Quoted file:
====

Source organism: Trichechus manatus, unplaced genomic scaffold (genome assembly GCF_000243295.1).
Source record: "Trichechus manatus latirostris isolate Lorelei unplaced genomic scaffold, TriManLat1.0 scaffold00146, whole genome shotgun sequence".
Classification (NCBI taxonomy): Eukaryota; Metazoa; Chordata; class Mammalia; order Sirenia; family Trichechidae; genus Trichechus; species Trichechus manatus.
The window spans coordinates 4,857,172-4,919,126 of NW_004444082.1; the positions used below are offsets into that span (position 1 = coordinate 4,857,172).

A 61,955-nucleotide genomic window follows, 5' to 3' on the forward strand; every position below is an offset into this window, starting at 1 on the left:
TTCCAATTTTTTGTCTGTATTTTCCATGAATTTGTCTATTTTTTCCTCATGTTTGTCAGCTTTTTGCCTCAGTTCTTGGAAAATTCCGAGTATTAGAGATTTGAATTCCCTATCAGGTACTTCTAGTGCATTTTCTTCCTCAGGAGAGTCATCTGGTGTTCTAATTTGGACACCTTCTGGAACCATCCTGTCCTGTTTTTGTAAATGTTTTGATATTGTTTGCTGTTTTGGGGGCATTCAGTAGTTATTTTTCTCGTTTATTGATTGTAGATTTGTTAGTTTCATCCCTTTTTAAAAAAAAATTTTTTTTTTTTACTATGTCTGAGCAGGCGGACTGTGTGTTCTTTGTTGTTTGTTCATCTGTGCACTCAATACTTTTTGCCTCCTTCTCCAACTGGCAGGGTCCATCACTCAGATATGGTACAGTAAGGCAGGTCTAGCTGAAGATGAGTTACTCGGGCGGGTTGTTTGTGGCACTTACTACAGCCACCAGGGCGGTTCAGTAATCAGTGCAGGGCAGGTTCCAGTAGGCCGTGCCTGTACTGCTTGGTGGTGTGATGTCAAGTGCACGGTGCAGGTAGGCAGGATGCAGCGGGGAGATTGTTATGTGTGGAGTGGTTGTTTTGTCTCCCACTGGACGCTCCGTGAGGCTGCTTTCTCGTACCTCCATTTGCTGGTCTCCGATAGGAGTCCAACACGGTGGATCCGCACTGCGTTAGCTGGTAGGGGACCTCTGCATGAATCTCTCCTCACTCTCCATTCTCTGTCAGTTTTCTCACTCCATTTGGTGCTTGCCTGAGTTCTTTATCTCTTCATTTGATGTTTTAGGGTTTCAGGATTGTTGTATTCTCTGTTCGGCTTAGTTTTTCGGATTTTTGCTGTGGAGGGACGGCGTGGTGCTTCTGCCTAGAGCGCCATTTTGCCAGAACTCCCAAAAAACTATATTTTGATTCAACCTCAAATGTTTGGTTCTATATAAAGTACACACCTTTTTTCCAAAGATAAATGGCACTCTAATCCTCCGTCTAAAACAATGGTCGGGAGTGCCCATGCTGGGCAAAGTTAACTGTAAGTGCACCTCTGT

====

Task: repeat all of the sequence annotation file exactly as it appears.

Source organism: Trichechus manatus, unplaced genomic scaffold (genome assembly GCF_000243295.1).
Source record: "Trichechus manatus latirostris isolate Lorelei unplaced genomic scaffold, TriManLat1.0 scaffold00146, whole genome shotgun sequence".
Classification (NCBI taxonomy): Eukaryota; Metazoa; Chordata; class Mammalia; order Sirenia; family Trichechidae; genus Trichechus; species Trichechus manatus.
The window spans coordinates 4,857,172-4,919,126 of NW_004444082.1; the positions used below are offsets into that span (position 1 = coordinate 4,857,172).

A 61,955-nucleotide genomic window follows, 5' to 3' on the forward strand; every position below is an offset into this window, starting at 1 on the left:
TTCCAATTTTTTGTCTGTATTTTCCATGAATTTGTCTATTTTTTCCTCATGTTTGTCAGCTTTTTGCCTCAGTTCTTGGAAAATTCCGAGTATTAGAGATTTGAATTCCCTATCAGGTACTTCTAGTGCATTTTCTTCCTCAGGAGAGTCATCTGGTGTTCTAATTTGGACACCTTCTGGAACCATCCTGTCCTGTTTTTGTAAATGTTTTGATATTGTTTGCTGTTTTGGGGGCATTCAGTAGTTATTTTTCTCGTTTATTGATTGTAGATTTGTTAGTTTCATCCCTTTTTAAAAAAAAATTTTTTTTTTTTACTATGTCTGAGCAGGCGGACTGTGTGTTCTTTGTTGTTTGTTCATCTGTGCACTCAATACTTTTTGCCTCCTTCTCCAACTGGCAGGGTCCATCACTCAGATATGGTACAGTAAGGCAGGTCTAGCTGAAGATGAGTTACTCGGGCGGGTTGTTTGTGGCACTTACTACAGCCACCAGGGCGGTTCAGTAATCAGTGCAGGGCAGGTTCCAGTAGGCCGTGCCTGTACTGCTTGGTGGTGTGATGTCAAGTGCACGGTGCAGGTAGGCAGGATGCAGCGGGGAGATTGTTATGTGTGGAGTGGTTGTTTTGTCTCCCACTGGACGCTCCGTGAGGCTGCTTTCTCGTACCTCCATTTGCTGGTCTCCGATAGGAGTCCAACACGGTGGATCCGCACTGCGTTAGCTGGTAGGGGACCTCTGCATGAATCTCTCCTCACTCTCCATTCTCTGTCAGTTTTCTCACTCCATTTGGTGCTTGCCTGAGTTCTTTATCTCTTCATTTGATGTTTTAGGGTTTCAGGATTGTTGTATTCTCTGTTCGGCTTAGTTTTTCGGATTTTTGCTGTGGAGGGACGGCGTGGTGCTTCTGCCTAGAGCGCCATTTTGCCAGAACTCCCAAAAAACTATATTTTGATTCAACCTCAAATGTTTGGTTCTATATAAAGTACACACCTTTTTTCCAAAGATAAATGGCACTCTAATCCTCCGTCTAAAACAATGGTCGGGAGTGCCCATGCTGGGCAAAGTTAACTGTAAGTGCACCTCTGT